Students of Physics: Listeners, Observers, or Collaborative Participants in the Practice of Physics?

View all tags

Dr. Eugenia Etkina of Rutgers University discusses curricular approaches to teaching physics without losing conceptual and mathematical focus.

Dr. Eugenia Etkina, Rutgers University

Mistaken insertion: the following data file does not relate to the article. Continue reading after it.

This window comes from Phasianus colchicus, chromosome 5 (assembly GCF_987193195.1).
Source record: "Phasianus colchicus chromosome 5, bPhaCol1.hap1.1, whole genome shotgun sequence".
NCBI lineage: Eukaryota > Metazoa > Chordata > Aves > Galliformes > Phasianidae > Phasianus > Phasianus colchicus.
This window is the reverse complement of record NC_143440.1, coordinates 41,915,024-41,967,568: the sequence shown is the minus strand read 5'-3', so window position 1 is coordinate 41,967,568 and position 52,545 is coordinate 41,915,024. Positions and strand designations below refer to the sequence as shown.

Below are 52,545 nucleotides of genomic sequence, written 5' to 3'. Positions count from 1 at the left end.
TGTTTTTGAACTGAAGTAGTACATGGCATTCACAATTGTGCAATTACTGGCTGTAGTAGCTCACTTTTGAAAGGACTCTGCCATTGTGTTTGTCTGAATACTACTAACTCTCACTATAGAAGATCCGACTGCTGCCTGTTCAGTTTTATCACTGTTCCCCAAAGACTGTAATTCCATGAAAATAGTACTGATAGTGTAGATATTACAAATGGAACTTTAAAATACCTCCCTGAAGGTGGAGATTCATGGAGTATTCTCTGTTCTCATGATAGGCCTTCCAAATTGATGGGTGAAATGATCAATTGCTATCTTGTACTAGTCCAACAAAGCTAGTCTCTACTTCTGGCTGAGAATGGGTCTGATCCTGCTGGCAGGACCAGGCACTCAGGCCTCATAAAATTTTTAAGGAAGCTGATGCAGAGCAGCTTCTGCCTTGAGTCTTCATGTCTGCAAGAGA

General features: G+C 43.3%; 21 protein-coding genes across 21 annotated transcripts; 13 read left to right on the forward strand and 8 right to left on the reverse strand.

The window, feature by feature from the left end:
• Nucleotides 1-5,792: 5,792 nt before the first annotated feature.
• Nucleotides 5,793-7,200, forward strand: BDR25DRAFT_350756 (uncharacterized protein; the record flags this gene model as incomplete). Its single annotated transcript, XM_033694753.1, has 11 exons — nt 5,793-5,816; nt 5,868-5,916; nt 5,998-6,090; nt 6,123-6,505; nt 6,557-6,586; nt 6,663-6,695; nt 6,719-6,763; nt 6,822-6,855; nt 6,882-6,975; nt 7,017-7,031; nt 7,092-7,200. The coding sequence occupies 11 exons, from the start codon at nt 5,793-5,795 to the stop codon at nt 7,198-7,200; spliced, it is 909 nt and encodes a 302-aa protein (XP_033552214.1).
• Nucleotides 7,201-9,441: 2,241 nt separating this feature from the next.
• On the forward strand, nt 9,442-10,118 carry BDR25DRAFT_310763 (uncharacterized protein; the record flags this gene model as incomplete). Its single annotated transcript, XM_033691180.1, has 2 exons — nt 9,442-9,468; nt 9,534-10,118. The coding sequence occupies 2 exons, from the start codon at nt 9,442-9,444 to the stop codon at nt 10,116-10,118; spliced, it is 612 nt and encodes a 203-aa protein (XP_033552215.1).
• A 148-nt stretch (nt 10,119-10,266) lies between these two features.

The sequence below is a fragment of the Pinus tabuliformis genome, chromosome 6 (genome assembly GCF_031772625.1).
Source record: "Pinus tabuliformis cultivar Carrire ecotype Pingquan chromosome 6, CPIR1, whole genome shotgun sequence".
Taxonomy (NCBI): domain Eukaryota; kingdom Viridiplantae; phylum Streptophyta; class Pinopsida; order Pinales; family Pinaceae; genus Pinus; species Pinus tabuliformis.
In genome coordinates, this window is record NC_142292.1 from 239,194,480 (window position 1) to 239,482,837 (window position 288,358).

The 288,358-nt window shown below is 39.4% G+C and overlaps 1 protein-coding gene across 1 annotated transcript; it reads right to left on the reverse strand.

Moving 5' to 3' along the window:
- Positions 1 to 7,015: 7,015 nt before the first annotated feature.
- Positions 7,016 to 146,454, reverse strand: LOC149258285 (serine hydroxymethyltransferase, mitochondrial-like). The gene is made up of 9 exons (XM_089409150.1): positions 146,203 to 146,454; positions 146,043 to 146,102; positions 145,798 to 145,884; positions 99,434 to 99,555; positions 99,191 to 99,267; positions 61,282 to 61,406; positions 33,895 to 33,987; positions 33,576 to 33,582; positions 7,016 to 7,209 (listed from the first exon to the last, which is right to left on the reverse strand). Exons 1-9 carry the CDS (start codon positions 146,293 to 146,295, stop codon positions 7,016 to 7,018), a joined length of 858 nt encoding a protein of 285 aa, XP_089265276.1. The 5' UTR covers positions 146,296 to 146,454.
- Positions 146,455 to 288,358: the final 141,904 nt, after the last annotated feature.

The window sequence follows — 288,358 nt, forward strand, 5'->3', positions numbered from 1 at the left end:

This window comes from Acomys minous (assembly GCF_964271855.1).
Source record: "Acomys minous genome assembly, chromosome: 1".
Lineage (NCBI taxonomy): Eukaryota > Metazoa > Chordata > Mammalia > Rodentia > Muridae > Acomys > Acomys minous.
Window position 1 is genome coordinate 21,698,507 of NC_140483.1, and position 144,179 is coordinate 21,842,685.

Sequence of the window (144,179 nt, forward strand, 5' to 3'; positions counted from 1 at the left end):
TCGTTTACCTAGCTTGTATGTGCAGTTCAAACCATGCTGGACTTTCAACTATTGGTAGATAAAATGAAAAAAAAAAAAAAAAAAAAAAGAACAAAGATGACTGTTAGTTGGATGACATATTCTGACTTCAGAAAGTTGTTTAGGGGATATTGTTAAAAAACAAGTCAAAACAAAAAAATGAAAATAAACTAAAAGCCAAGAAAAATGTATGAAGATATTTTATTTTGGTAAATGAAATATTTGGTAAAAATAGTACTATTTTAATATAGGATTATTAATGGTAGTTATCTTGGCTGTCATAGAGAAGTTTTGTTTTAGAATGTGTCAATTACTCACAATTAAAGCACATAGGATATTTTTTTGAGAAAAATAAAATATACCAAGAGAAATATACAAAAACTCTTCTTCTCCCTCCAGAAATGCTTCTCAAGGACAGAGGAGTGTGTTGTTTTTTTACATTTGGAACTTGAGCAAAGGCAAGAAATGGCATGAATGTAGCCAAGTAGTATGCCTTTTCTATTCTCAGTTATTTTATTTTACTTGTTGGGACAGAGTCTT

Scientists and especially physicists have their own, unique ways of developing new knowledge, solving new problems, and communicating about what they do. These form a set of cultural norms and practices that we call “physics.” Can students become enculturated into physics in a one year introductory course, or does “doing physics” remain the exclusive purview of professionals who have acquired their skills through years of training? Development of the Next Generation Science Standards, revisions to AP® courses, and a new MCAT® suggest that these aspects of physics (and other sciences) are as valuable as the final product of scientific labor—concepts and mathematical representations—that traditionally have been the sole focus of science courses. Science practices are the central elements of all these innovations. In my talk I will describe curricular approaches that make these practices a centerpiece of learning physics without losing conceptual and mathematical focus. Ways to assess these complex practices will also be discussed.